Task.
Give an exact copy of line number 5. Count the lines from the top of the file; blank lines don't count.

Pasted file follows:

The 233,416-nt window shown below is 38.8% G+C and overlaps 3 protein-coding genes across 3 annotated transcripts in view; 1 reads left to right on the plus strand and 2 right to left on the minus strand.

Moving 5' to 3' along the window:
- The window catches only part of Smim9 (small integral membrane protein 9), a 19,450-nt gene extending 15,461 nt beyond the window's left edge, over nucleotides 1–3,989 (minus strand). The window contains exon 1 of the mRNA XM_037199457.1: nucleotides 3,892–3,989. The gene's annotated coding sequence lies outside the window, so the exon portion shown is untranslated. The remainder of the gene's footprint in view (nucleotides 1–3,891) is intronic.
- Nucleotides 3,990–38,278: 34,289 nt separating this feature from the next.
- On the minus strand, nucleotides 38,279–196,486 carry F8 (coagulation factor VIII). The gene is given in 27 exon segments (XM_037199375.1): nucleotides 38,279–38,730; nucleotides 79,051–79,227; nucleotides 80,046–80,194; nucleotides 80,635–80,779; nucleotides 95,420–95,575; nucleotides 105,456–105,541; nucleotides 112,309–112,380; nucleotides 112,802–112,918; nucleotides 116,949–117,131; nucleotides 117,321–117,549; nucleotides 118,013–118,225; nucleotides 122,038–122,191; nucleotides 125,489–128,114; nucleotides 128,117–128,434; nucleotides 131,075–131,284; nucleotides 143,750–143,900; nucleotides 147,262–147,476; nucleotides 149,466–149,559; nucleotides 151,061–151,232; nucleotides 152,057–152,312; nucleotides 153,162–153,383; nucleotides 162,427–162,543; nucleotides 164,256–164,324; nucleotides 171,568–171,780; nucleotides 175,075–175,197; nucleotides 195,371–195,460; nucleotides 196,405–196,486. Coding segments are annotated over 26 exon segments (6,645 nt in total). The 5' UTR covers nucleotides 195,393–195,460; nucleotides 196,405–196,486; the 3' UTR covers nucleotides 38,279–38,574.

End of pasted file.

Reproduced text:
- On the minus strand, nucleotides 38,279–196,486 carry F8 (coagulation factor VIII). The gene is given in 27 exon segments (XM_037199375.1): nucleotides 38,279–38,730; nucleotides 79,051–79,227; nucleotides 80,046–80,194; nucleotides 80,635–80,779; nucleotides 95,420–95,575; nucleotides 105,456–105,541; nucleotides 112,309–112,380; nucleotides 112,802–112,918; nucleotides 116,949–117,131; nucleotides 117,321–117,549; nucleotides 118,013–118,225; nucleotides 122,038–122,191; nucleotides 125,489–128,114; nucleotides 128,117–128,434; nucleotides 131,075–131,284; nucleotides 143,750–143,900; nucleotides 147,262–147,476; nucleotides 149,466–149,559; nucleotides 151,061–151,232; nucleotides 152,057–152,312; nucleotides 153,162–153,383; nucleotides 162,427–162,543; nucleotides 164,256–164,324; nucleotides 171,568–171,780; nucleotides 175,075–175,197; nucleotides 195,371–195,460; nucleotides 196,405–196,486. Coding segments are annotated over 26 exon segments (6,645 nt in total). The 5' UTR covers nucleotides 195,393–195,460; nucleotides 196,405–196,486; the 3' UTR covers nucleotides 38,279–38,574.